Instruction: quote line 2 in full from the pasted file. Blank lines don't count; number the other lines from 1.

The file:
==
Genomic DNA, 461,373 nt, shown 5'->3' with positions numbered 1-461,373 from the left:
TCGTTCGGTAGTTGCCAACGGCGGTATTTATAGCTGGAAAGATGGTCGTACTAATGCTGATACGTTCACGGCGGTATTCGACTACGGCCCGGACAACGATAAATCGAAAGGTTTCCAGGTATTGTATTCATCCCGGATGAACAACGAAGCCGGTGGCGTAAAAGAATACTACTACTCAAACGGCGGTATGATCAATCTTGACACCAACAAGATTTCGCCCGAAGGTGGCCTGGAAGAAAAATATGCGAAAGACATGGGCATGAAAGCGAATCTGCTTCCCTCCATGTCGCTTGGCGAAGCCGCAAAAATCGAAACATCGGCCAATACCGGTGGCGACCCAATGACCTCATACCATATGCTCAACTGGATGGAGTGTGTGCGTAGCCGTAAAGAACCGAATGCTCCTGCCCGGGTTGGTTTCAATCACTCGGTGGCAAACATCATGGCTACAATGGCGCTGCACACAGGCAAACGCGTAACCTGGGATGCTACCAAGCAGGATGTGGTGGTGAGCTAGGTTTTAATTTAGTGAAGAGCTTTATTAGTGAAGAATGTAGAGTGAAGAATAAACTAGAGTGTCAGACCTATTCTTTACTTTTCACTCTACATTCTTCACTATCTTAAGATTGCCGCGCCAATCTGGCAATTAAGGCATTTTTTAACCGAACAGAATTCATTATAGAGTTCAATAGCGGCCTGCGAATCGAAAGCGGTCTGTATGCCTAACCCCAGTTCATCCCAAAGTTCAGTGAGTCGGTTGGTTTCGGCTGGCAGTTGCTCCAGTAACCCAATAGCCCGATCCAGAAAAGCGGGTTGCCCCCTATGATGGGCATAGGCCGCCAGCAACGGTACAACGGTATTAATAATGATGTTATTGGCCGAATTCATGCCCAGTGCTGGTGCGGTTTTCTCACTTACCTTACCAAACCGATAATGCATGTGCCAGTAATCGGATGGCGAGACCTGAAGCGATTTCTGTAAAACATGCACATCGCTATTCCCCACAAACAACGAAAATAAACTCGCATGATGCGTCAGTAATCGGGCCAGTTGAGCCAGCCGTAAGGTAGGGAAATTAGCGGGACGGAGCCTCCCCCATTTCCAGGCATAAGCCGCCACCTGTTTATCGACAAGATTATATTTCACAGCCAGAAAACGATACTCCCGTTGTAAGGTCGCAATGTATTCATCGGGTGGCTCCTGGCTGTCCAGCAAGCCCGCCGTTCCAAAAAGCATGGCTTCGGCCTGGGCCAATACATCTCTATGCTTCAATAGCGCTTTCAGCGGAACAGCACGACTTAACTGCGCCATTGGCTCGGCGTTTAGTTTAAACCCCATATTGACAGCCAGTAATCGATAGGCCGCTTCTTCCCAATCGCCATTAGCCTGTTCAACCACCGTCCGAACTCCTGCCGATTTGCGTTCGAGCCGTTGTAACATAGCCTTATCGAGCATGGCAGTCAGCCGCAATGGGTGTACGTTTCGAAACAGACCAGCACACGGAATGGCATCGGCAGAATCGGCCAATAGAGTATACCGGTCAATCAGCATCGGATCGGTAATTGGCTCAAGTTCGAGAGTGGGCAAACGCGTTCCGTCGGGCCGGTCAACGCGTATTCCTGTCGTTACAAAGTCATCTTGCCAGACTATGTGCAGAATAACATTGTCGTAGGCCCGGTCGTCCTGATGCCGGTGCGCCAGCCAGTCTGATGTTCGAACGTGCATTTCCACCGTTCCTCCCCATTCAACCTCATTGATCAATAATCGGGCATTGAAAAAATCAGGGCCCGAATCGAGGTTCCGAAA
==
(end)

TCGTTCGGTAGTTGCCAACGGCGGTATTTATAGCTGGAAAGATGGTCGTACTAATGCTGATACGTTCACGGCGGTATTCGACTACGGCCCGGACAACGATAAATCGAAAGGTTTCCAGGTATTGTATTCATCCCGGATGAACAACGAAGCCGGTGGCGTAAAAGAATACTACTACTCAAACGGCGGTATGATCAATCTTGACACCAACAAGATTTCGCCCGAAGGTGGCCTGGAAGAAAAATATGCGAAAGACATGGGCATGAAAGCGAATCTGCTTCCCTCCATGTCGCTTGGCGAAGCCGCAAAAATCGAAACATCGGCCAATACCGGTGGCGACCCAATGACCTCATACCATATGCTCAACTGGATGGAGTGTGTGCGTAGCCGTAAAGAACCGAATGCTCCTGCCCGGGTTGGTTTCAATCACTCGGTGGCAAACATCATGGCTACAATGGCGCTGCACACAGGCAAACGCGTAACCTGGGATGCTACCAAGCAGGATGTGGTGGTGAGCTAGGTTTTAATTTAGTGAAGAGCTTTATTAGTGAAGAATGTAGAGTGAAGAATAAACTAGAGTGTCAGACCTATTCTTTACTTTTCACTCTACATTCTTCACTATCTTAAGATTGCCGCGCCAATCTGGCAATTAAGGCATTTTTTAACCGAACAGAATTCATTATAGAGTTCAATAGCGGCCTGCGAATCGAAAGCGGTCTGTATGCCTAACCCCAGTTCATCCCAAAGTTCAGTGAGTCGGTTGGTTTCGGCTGGCAGTTGCTCCAGTAACCCAATAGCCCGATCCAGAAAAGCGGGTTGCCCCCTATGATGGGCATAGGCCGCCAGCAACGGTACAACGGTATTAATAATGATGTTATTGGCCGAATTCATGCCCAGTGCTGGTGCGGTTTTCTCACTTACCTTACCAAACCGATAATGCATGTGCCAGTAATCGGATGGCGAGACCTGAAGCGATTTCTGTAAAACATGCACATCGCTATTCCCCACAAACAACGAAAATAAACTCGCATGATGCGTCAGTAATCGGGCCAGTTGAGCCAGCCGTAAGGTAGGGAAATTAGCGGGACGGAGCCTCCCCCATTTCCAGGCATAAGCCGCCACCTGTTTATCGACAAGATTATATTTCACAGCCAGAAAACGATACTCCCGTTGTAAGGTCGCAATGTATTCATCGGGTGGCTCCTGGCTGTCCAGCAAGCCCGCCGTTCCAAAAAGCATGGCTTCGGCCTGGGCCAATACATCTCTATGCTTCAATAGCGCTTTCAGCGGAACAGCACGACTTAACTGCGCCATTGGCTCGGCGTTTAGTTTAAACCCCATATTGACAGCCAGTAATCGATAGGCCGCTTCTTCCCAATCGCCATTAGCCTGTTCAACCACCGTCCGAACTCCTGCCGATTTGCGTTCGAGCCGTTGTAACATAGCCTTATCGAGCATGGCAGTCAGCCGCAATGGGTGTACGTTTCGAAACAGACCAGCACACGGAATGGCATCGGCAGAATCGGCCAATAGAGTATACCGGTCAATCAGCATCGGATCGGTAATTGGCTCAAGTTCGAGAGTGGGCAAACGCGTTCCGTCGGGCCGGTCAACGCGTATTCCTGTCGTTACAAAGTCATCTTGCCAGACTATGTGCAGAATAACATTGTCGTAGGCCCGGTCGTCCTGATGCCGGTGCGCCAGCCAGTCTGATGTTCGAACGTGCATTTCCACCGTTCCTCCCCATTCAACCTCATTGATCAATAATCGGGCATTGAAAAAATCAGGGCCCGAATCGAGGTTCCGAAA